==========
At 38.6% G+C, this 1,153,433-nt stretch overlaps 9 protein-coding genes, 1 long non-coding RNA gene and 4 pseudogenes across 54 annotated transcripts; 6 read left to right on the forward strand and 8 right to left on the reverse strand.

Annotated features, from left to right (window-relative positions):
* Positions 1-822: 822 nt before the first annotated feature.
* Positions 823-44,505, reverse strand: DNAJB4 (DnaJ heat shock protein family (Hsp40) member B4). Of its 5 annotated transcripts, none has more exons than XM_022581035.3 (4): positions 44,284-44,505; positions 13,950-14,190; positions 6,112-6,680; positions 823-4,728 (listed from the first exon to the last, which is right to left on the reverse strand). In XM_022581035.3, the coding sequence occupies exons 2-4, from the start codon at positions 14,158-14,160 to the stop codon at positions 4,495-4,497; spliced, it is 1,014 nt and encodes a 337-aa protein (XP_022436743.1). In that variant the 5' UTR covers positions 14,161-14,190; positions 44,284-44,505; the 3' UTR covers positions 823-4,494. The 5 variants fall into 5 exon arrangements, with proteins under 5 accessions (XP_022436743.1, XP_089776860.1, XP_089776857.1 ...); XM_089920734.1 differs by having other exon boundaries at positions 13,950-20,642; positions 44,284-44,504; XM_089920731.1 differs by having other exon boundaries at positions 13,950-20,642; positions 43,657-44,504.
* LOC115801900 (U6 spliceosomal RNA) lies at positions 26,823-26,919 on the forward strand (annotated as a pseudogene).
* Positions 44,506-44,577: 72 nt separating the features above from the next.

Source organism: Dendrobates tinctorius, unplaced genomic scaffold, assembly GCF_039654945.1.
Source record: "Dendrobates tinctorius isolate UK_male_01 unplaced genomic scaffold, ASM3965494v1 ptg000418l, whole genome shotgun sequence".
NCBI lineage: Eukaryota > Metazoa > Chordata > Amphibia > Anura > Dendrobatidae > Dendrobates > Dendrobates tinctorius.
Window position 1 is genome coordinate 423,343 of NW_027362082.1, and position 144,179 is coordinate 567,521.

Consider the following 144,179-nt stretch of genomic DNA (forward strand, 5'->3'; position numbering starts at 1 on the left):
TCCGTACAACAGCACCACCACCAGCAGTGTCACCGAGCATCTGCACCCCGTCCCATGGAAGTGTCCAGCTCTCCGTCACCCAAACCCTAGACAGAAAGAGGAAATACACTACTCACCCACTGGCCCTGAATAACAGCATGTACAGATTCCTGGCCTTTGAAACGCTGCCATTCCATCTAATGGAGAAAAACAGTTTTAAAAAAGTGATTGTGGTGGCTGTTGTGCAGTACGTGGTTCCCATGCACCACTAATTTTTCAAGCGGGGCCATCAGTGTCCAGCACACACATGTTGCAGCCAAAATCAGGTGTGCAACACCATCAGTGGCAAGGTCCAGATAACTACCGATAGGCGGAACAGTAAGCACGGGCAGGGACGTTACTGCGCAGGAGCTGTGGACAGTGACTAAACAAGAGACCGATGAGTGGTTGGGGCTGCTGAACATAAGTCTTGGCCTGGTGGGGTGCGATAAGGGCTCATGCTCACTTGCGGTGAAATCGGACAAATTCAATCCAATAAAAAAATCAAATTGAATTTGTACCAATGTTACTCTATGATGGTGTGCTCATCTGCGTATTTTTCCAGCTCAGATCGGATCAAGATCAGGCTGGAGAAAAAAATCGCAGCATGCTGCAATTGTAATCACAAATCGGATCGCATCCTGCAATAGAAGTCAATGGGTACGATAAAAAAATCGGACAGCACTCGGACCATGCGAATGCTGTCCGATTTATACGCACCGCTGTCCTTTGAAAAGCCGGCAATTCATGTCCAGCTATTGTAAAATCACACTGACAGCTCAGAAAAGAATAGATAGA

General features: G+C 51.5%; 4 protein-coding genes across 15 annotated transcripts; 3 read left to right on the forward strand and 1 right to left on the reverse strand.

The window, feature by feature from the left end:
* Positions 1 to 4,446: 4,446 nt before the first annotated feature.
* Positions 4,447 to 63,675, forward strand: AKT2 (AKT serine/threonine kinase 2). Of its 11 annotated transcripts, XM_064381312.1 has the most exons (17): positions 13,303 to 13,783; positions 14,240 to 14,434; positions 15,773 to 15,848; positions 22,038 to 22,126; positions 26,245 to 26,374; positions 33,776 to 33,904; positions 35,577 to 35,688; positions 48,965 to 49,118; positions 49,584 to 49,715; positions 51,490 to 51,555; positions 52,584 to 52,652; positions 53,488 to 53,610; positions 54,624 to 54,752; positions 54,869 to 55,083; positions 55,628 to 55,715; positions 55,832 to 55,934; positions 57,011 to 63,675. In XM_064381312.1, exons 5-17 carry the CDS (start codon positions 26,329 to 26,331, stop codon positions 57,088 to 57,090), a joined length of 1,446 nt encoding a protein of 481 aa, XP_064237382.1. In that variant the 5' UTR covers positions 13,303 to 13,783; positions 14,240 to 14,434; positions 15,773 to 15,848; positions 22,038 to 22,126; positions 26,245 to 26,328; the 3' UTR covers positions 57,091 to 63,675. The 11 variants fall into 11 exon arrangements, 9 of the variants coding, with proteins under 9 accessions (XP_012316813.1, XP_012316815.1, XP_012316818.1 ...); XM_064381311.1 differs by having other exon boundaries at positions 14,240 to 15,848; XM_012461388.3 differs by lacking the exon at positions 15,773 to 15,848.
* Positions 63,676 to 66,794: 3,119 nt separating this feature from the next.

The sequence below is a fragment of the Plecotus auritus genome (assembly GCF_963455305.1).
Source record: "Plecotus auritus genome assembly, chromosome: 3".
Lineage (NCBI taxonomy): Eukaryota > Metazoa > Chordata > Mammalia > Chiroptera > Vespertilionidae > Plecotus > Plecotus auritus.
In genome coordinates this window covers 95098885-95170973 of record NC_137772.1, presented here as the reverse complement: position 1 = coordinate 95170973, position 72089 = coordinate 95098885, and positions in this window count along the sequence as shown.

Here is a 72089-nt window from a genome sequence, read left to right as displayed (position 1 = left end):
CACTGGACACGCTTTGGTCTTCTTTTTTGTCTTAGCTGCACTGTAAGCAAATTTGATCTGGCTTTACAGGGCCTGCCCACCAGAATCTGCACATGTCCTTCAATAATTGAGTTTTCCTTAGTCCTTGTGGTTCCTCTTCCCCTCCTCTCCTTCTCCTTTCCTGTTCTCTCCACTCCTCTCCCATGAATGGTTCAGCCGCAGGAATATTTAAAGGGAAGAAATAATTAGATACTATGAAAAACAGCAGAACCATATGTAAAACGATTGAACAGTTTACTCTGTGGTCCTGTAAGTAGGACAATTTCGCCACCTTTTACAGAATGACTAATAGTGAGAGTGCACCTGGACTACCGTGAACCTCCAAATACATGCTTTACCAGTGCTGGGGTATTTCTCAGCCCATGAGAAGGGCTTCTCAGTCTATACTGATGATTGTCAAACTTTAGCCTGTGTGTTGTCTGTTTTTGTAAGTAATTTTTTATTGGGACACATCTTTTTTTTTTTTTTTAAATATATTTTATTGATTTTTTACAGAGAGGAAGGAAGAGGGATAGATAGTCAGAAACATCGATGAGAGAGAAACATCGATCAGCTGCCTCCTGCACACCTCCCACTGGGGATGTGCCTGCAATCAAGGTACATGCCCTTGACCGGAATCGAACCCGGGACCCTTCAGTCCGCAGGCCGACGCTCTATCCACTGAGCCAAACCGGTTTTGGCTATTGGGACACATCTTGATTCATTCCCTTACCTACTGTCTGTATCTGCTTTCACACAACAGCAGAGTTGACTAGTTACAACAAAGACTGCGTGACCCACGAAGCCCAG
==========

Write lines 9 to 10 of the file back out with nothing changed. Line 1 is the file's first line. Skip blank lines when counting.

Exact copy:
NCBI lineage: Eukaryota > Metazoa > Chordata > Amphibia > Anura > Dendrobatidae > Dendrobates > Dendrobates tinctorius.
Window position 1 is genome coordinate 423,343 of NW_027362082.1, and position 144,179 is coordinate 567,521.